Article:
What did Baha’u’llah say about life after death?

Bahá'u'lláh taught that we all have a soul which comes into being at the time of conception. During this life the soul should develop spiritual qualities for at death the soul leaves the physical world and enters the spiritual worlds of God. In these worlds the soul can continue to progress and grow.

 

What about heaven and hell?

To Bahá'í s heaven is nearness to God and hell is being far from Him. They are spiritual conditions not places.


Do Bahá'í s believe in Christ?

Yes, Bahá'u'lláh affirmed the divine nature of Christ as one of God's Manifestations. He said that the true nature of these Beings is so exalted that it is beyond the understanding of man.


What prayers do Baha’is use?

Bahá'u'lláh revealed many, many prayers. Among these is a short prayer which many Bahá'í s say each day – the Short Obligatory Prayer.

 

Do Baha’is make collections at meetings?

No. There are funds which are used to support the Faith but only Bahá'í s can contribute and contributions are voluntary and confidential.

 

What does the Bahá'í Faith say about marriage?

Bahá'u'lláh recommended marriage and stressed its importance to society and in the raising and education of children.

 

What are the teachings on eating and drinking?

One of the few laws in the Bahá'í Faith forbids the drinking of alcoholic drinks.


What about drugs?

The use of drugs unless prescribed by a doctor is forbidden.


What is the Bahá'í attitude to government?

Bahá'í s are enjoined to be obedient to the law and loyal to government of the country. However Bahá'í s do not become involved in party politics.

 

How did the Bahá'í Faith develop?

The Bahá'í Faith began in 1844 with the Bab Who came before Bahá'u'lláh and foretold the coming of the Promised One. Bahá'u'lláh fulfilled that promise in 1852. Bahá'u'lláh spent the rest His Life (until 1892) as a prisoner and exile while His Teaching spread far and wide. He appointed His eldest son, Abdu'l-Baha, to be the head of the Faith after Him.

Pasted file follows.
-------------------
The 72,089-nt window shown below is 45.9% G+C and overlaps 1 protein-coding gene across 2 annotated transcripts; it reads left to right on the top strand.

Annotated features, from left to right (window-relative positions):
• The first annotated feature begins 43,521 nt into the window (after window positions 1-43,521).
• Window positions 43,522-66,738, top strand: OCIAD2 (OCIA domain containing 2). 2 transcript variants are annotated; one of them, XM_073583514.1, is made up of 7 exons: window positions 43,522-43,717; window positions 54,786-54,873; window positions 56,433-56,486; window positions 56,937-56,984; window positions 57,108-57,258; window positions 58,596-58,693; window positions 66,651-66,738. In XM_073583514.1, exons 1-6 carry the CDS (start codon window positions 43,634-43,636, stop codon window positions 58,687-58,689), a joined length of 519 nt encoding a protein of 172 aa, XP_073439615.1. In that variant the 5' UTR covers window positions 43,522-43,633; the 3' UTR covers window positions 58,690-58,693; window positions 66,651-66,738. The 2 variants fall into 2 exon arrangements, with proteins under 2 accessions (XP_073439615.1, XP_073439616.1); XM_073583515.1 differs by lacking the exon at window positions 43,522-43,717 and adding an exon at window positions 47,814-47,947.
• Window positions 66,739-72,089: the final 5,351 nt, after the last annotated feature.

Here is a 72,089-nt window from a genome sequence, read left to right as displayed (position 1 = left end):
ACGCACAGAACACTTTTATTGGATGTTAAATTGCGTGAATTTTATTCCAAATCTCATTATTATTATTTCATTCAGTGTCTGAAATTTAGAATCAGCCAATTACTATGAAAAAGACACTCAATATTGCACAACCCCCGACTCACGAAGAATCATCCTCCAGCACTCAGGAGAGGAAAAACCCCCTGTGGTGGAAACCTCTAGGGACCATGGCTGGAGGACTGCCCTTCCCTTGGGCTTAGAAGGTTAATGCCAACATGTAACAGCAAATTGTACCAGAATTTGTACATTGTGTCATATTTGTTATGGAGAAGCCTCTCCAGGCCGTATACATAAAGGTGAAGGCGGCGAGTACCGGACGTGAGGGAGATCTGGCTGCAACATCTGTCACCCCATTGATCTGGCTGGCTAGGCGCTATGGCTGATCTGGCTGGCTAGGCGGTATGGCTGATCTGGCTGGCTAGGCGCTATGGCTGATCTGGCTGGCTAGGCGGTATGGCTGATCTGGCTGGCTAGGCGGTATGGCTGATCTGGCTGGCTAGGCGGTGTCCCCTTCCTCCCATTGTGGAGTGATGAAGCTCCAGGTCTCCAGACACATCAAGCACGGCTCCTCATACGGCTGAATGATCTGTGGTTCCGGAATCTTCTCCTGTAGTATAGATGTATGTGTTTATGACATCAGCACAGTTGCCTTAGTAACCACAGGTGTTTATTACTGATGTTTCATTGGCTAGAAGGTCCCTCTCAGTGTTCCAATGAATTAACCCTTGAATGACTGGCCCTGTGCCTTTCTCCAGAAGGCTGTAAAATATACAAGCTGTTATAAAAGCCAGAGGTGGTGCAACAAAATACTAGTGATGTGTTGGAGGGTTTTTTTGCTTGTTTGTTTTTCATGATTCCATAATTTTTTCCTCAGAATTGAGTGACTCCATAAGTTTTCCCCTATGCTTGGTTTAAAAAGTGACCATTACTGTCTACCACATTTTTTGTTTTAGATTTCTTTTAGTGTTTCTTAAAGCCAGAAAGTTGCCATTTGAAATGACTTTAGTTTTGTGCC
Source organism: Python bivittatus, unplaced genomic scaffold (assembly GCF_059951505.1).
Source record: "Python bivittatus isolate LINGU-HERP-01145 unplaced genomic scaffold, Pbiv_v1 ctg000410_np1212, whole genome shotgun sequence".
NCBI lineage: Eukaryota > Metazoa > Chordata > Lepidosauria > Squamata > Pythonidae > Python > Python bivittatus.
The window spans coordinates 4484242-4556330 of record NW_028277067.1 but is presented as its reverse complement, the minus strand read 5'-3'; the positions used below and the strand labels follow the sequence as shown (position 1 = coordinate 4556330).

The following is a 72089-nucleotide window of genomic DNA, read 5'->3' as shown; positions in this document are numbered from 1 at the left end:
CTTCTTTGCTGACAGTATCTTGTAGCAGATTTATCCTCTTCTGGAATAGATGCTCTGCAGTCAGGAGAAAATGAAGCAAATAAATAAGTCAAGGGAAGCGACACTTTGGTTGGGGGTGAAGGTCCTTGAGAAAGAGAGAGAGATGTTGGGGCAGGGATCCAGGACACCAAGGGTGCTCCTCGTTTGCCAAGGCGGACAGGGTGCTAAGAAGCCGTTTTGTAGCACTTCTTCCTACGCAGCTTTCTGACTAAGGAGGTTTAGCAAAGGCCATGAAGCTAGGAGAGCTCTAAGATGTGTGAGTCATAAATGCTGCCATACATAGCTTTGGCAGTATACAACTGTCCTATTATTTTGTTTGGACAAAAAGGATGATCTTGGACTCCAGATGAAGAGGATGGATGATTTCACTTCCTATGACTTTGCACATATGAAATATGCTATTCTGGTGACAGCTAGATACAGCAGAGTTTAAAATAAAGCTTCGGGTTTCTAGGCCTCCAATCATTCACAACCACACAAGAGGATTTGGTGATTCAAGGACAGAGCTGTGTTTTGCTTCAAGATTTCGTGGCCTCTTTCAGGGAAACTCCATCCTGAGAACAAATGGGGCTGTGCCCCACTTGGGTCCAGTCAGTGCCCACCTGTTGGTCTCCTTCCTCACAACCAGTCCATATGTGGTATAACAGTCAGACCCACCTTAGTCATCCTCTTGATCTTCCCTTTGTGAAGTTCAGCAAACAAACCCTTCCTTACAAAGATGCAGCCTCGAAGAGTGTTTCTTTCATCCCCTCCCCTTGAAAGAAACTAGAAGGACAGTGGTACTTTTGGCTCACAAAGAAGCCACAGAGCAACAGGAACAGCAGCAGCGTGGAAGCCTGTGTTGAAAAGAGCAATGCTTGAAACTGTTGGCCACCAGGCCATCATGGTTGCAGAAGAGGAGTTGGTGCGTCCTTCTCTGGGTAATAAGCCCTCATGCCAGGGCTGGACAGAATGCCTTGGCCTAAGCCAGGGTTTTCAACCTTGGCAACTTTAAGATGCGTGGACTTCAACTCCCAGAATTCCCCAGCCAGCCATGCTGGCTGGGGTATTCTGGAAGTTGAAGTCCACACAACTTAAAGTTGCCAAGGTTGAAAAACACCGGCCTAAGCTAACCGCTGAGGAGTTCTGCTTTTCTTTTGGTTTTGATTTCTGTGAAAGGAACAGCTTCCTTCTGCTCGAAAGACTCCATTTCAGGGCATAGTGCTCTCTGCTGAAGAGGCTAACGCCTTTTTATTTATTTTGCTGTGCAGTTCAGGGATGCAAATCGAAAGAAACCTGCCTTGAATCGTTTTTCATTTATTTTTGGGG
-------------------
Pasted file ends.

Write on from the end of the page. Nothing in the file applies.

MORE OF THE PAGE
Under the guidance of Abdu'l-Baha the Faith spread around the world. Abdu'l-Bahá in turn appointed His grandson, Shoghi Effendi, as His successor and passed away in 1921.

In the period from 1921 to the passing of Shoghi Effendi in 1957 the Faith spread to almost every significant country and territory and the administrative structure of the Faith progressed with many communities electing Assemblies.

In 1963 the first international administrative body was elected, the Universal House of Justice, which governs the affairs of the Faith today.

 

How do people join the Bahá'í Faith?

After investigating the Faith any adult can state his or her belief in Bahá'u'lláh and His Teachings. The Bahá'í community of that area would normally ask that a card be completed containing contact information and a statement acknowledging the Faith. There is no baptism or similar ceremony.

.For more information see the excellent World Centre web site at Bahai.org

 

     (c) NSA of the Bahá'í s of Guyana, 2017